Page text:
NEWS - December 13, 2012 - AGWT Shale Gas Forum

Shale-Gas in Massachusetts?
American Ground Water Trust Information Program, University of Massachusetts – Amherst – December 2012

The Hartford Basin was identified by the United State Geologic Survey in a June 2012 report as one of several Mesozoic-aged geologic basins along the Atlantic coast with potential to host reserves of shale gas.  The Connecticut River Valley encompasses much of the geologic terrane of the Hartford Basin.  On Thursday December 13, the American Ground Water Trust (AGWT) held an informational forum on shale gas and hydraulic fracking at the University of Massachusetts campus in Amherst, MA.  Previous AGWT shale-gas educational programs have been held in Austin, TX and Raleigh, NC.

Over fifty people attended the Massachusetts program which focused on the jurisdictional, policy and governance issues that would be faced by individuals and municipalities if and when shale gas development were to occur in the Connecticut River Valley region of western Massachusetts and Connecticut.  In addition to Massachusetts geology and legal experts, speakers from Texas and New York, regions with active shale gas extraction, provided insight on what to expect and how other communities and jurisdictions have responded to the control and management of shale-gas development. 

The purpose of the AGWT program was to bring shale gas issues, prior to any shale-gas development, to the forefront in a region with no history of fossil fuel recovery. The forum provided the mostly Massachusetts and Connecticut participants with a better understanding of the possible issues related to gas development following landowner’ decisions to enter into lease agreements with energy industry companies.  By understanding “what to expect,” attendees at the forum now have an opportunity to review and assess the effectiveness of current policies and regulations in their communities to address issues if and when shale-gas development is proposed.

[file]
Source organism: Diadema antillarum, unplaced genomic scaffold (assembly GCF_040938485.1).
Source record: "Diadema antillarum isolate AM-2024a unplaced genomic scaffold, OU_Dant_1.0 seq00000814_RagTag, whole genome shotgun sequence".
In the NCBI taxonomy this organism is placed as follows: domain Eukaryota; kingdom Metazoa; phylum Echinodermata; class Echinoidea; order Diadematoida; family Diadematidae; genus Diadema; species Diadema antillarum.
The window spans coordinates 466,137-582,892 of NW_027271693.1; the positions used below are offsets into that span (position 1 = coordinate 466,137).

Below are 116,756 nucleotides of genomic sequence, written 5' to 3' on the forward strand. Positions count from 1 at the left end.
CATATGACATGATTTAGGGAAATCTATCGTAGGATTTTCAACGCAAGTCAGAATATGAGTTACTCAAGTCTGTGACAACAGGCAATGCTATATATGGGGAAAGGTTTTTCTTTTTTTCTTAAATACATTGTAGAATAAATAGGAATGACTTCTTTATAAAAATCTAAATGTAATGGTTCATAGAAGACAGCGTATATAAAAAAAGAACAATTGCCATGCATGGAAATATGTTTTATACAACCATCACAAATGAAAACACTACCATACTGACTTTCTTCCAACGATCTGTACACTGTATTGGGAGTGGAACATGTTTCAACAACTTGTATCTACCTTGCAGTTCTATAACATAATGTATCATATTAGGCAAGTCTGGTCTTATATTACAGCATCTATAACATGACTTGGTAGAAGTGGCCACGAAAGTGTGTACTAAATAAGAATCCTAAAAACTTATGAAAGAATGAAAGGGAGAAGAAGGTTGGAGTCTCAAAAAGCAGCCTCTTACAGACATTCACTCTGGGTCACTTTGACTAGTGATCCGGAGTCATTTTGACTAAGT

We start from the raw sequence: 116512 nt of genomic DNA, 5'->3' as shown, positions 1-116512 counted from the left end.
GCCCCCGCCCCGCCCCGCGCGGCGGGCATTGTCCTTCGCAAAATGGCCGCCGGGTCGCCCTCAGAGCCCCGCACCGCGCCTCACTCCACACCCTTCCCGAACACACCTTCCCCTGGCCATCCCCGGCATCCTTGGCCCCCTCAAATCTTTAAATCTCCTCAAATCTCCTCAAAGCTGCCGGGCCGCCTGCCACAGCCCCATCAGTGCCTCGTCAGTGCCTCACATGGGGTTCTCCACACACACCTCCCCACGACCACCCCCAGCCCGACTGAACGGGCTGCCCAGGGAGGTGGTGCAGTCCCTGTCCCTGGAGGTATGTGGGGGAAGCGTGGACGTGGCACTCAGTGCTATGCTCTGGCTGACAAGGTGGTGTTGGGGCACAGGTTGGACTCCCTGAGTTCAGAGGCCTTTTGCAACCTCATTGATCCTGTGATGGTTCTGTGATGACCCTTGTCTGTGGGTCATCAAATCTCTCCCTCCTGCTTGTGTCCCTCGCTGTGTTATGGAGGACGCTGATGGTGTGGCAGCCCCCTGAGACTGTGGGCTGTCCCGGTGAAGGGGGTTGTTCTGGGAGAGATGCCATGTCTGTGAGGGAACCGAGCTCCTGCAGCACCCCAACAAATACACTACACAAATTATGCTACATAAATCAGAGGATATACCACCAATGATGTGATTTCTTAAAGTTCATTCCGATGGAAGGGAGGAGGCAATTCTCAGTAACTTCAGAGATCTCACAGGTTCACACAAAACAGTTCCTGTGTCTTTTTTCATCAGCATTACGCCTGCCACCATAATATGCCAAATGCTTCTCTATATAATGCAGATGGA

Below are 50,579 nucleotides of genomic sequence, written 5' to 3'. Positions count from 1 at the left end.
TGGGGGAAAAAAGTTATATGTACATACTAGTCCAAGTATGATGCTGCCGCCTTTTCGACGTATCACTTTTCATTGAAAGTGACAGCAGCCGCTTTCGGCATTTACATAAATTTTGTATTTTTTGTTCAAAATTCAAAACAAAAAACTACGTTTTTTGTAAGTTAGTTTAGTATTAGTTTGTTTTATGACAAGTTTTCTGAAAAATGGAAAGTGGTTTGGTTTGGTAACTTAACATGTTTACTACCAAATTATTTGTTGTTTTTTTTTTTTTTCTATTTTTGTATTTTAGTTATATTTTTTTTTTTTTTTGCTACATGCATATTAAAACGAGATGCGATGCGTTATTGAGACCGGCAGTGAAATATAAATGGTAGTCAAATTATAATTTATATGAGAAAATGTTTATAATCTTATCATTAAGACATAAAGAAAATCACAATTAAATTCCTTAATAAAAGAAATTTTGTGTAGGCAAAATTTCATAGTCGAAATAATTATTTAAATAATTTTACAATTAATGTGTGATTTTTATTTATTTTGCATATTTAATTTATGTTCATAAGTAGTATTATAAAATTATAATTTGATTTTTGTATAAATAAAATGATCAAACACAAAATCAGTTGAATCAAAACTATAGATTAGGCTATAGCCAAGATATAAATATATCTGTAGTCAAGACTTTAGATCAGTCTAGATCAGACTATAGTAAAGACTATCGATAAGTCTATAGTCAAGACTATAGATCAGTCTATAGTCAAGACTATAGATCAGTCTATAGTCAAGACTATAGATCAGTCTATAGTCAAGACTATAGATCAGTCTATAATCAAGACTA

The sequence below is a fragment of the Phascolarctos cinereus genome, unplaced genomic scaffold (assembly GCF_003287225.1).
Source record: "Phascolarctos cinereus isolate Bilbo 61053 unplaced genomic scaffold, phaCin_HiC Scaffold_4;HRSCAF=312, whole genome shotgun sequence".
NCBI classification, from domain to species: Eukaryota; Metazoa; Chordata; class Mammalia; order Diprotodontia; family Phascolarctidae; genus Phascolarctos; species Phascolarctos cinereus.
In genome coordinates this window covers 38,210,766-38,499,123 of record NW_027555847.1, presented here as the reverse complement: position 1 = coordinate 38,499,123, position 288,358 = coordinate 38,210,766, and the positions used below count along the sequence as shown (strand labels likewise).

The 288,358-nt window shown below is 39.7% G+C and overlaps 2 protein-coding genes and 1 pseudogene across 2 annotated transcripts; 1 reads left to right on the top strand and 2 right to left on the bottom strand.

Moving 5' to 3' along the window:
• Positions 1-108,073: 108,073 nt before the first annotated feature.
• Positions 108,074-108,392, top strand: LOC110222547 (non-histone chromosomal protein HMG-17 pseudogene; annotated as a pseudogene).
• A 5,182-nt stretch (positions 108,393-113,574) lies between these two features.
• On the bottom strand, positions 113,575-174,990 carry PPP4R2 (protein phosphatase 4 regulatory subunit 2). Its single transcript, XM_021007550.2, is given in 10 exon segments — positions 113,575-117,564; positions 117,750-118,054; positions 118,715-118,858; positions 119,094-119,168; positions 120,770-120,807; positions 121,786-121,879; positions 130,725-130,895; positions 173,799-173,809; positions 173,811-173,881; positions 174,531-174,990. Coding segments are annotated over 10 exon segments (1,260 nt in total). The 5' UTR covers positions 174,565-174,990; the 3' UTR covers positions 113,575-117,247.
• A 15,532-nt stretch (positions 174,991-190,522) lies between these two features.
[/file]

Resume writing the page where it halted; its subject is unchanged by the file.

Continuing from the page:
Among the many points raised at the program, the Amherst presentations explained the difference between “hydraulic fracture” used in the shale gas industry involving chemicals, and the chemical-free “hydro-fracture” that is frequently used successfully by the New England water well industry to increase water yield in private drinking water wells. 

The forum also emphasized the importance of basing ground water protection and land use decisions on sound research methods and validated science.  The AGWT stressed the value of private water wells as a significant water supply source in New England that supported citizen independence and self-sufficiency as well as lowering regional infrastructure costs for providing safe water supplies.  

A barrier to effective groundwater protection is the tremendous focus specifically directed towards “fracking” rather than on the whole complex of processes involved in exploration, development, operation and closure of shale-gas operations.  The AGWT belief is that when problems occur from the development of shale-gas, it is more likely to result from surface storage & handling of chemicals and return water treatment & disposal than from the actual deep hydraulic fracturing process. It appears that direct ground water contamination related to the fracking process is a rare event (http://nywea.org/clearwaters/10-4-winter/8.pdf and http://www.sciencenews.org/view/feature/id/343202/description/The_Facts_Behind_the_Frack) .  Groundwater protection concerns should be framed against the whole shale-gas development process .